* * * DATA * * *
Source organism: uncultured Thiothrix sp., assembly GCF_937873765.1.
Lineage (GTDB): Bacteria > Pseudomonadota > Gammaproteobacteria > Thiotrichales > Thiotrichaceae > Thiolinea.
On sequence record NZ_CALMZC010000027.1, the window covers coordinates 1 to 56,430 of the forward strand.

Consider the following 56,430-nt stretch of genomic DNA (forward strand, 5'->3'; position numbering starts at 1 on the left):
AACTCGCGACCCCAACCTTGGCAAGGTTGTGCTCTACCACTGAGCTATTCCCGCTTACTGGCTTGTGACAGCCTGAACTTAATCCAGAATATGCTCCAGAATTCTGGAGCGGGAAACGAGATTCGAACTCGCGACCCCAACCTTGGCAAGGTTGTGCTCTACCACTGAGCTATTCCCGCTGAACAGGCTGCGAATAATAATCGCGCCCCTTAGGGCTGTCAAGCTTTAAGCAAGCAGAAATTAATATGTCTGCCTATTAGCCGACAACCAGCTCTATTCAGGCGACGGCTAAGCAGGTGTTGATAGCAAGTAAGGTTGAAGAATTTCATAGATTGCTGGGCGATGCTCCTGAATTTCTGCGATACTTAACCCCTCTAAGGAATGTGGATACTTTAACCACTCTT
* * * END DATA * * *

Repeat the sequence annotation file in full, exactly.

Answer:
Source organism: uncultured Thiothrix sp., assembly GCF_937873765.1.
Lineage (GTDB): Bacteria > Pseudomonadota > Gammaproteobacteria > Thiotrichales > Thiotrichaceae > Thiolinea.
On sequence record NZ_CALMZC010000027.1, the window covers coordinates 1 to 56,430 of the forward strand.

Consider the following 56,430-nt stretch of genomic DNA (forward strand, 5'->3'; position numbering starts at 1 on the left):
AACTCGCGACCCCAACCTTGGCAAGGTTGTGCTCTACCACTGAGCTATTCCCGCTTACTGGCTTGTGACAGCCTGAACTTAATCCAGAATATGCTCCAGAATTCTGGAGCGGGAAACGAGATTCGAACTCGCGACCCCAACCTTGGCAAGGTTGTGCTCTACCACTGAGCTATTCCCGCTGAACAGGCTGCGAATAATAATCGCGCCCCTTAGGGCTGTCAAGCTTTAAGCAAGCAGAAATTAATATGTCTGCCTATTAGCCGACAACCAGCTCTATTCAGGCGACGGCTAAGCAGGTGTTGATAGCAAGTAAGGTTGAAGAATTTCATAGATTGCTGGGCGATGCTCCTGAATTTCTGCGATACTTAACCCCTCTAAGGAATGTGGATACTTTAACCACTCTT